March 29, 1989
THE TOWN OF LIBERTYVILLE, PLAINTIFF-APPELLANT
EDWARD E. YPMA, EX'R OF THE ESTATE OF CATHERINE YPMA, ET AL., DEFENDANTS-APPELLANTS
APPELLATE COURT OF ILLINOIS, SECOND DISTRICT
536 N.E.2d 1275, 181 Ill. App. 3d 305, 130 Ill. Dec. 64 1989.IL.438
Appeal from the Circuit Court of Lake County; the Hon. Wallace B. Dunn, Judge, presiding.
PRESIDING JUSTICE UNVERZAGT delivered the opinion of the court. DUNN and McLAREN, JJ., concur.
DECISION OF THE COURT DELIVERED BY THE HONORABLE JUDGE UNVERZAGT
Plaintiff, Town of Libertyville (Libertyville), brought this eminent domain action, pursuant to the Township Open Space Act (the Act) (Ill. Rev. Stat. 1987, ch. 139, par. 321 et seq.), in the circuit court of Lake County against defendants, Edward E. Ypma, executor of the estate of Catherine Ypma, and unknown owners. Libertyville sought to acquire an approximately 19-acre parcel of land located on the southwest corner of the intersection of O'Plaine Road and Buckley Road in Libertyville Township. Defendants filed a traverse and motion to dismiss which the trial court granted. This appeal is taken from that judgment.
On appeal, Libertyville contends: (1) that the 19-acre subject property is "open land" within the meaning of the Act; (2) that the plain language of the Act does not contain a contiguity requirement; (3) that even if the Act contained a contiguity requirement, the subject property is part of a contiguous area of more than 50 acres of open land; and (4) that the trial court erred in disregarding uncontroverted expert testimony and in rendering a decision inconsistent with the uncontested facts established in that testimony.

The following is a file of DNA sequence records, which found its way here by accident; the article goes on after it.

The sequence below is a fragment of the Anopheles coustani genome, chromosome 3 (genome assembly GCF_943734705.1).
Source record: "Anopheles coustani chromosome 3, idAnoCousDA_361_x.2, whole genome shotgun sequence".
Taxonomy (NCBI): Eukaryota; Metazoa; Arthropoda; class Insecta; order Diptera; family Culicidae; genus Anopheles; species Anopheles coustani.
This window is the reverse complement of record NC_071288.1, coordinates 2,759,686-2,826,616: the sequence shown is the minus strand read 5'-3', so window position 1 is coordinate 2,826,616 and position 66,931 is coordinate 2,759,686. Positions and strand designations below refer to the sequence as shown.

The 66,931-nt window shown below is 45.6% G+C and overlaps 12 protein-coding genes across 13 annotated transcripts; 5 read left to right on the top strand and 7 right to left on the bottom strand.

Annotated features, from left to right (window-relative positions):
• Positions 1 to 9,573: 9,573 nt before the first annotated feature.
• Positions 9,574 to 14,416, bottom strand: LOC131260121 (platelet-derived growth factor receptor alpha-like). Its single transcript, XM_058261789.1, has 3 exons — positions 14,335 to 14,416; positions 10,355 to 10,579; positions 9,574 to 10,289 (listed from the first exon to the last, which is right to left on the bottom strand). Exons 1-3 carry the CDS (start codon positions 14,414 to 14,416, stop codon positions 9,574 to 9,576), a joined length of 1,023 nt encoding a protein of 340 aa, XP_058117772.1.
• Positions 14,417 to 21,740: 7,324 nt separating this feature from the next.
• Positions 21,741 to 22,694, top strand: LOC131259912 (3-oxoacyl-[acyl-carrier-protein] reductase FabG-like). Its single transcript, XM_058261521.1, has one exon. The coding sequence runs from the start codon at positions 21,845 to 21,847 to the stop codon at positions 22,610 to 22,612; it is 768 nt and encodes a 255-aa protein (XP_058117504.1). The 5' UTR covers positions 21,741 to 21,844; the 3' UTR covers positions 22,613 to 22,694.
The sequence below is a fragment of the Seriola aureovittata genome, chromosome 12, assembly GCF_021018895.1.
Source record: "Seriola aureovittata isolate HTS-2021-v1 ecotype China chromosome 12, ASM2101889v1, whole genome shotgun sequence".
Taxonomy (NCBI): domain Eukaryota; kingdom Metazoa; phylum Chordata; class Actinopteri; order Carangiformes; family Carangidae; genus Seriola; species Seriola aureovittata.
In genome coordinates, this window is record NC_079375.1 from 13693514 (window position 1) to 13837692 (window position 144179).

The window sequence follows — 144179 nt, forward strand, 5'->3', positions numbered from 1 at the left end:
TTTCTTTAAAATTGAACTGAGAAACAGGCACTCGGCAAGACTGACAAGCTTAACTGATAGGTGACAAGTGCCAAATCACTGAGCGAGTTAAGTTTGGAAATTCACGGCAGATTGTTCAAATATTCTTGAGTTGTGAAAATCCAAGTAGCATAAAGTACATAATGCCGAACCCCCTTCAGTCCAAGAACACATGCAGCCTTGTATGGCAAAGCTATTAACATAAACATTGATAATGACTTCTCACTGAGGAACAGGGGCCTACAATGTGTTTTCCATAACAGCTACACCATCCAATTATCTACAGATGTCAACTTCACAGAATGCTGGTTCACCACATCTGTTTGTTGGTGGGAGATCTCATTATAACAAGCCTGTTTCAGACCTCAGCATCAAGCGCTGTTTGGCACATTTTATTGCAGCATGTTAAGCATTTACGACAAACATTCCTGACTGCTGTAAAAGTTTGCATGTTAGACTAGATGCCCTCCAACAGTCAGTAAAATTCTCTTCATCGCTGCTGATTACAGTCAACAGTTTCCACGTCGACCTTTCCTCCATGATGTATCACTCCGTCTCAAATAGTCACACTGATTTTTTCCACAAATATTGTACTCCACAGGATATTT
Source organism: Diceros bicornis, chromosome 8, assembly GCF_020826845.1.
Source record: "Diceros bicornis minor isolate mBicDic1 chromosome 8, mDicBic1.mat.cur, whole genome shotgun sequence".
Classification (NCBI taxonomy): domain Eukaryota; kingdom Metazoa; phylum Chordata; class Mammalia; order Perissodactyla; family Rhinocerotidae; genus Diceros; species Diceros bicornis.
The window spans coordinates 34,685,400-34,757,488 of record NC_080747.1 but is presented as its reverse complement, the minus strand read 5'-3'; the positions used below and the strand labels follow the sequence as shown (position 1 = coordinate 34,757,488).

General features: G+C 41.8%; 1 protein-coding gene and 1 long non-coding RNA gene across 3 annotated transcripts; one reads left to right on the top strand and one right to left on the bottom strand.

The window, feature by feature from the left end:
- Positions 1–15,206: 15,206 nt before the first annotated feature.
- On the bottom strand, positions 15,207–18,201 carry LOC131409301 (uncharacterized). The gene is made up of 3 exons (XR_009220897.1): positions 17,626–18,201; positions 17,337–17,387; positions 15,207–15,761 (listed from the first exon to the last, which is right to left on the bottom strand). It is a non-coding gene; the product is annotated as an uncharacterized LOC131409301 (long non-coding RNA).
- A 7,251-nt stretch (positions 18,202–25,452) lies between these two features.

Libertyville instituted this eminent domain proceeding pursuant to the Township Open Space Act (Ill. Rev. Stat. 1987, ch. 139, par. 321 et seq.), which authorizes Illinois townships to establish open-space programs. Under the Act, a township with an open-space program has the power to acquire interests in open land or open space by purchase, condemnation, or other means. (Ill. Rev. Stat. 1987, ch. 139, par. 324.02.) Section 2(b) of the Act defines "open land" or "open space" as "any space or area of land or water of an area of 50 acres or more" which meets certain open-space criteria. Ill. Rev. Stat. 1987, ch. 139, par. 322(b).
In response to the condemnation complaint, defendants filed a motion to dismiss, alleging that Libertyville had failed to state a claim and that the subject property may not be condemned pursuant to the authority granted under the Act since the property was less than 50 acres in size. The trial court denied defendants' motion to dismiss pursuant to section 2-615 of the Code of Civil Procedure (Code) (Ill. Rev. Stat. 1987, ch. 110, par. 2-615) and struck defendants' motion to dismiss pursuant to section 2-619 of the Code (Ill. Rev. Stat. 1987, ch. 110, par. 2-619). The trial court granted defendants leave to amend the latter motion.
In their amended section 2 -- 619 motion defendants asserted that Libertyville's condemnation complaint should be dismissed because the subject property "consists of 19 acres which is an amount clearly not contemplated by the Township Open Space Act." The trial court denied defendants' amended section 2 -- 619 motion, finding that "the fact that the subject parcel is less than 50 acres does not, in and of itself, preclude plaintiff from condemning the subject parcel."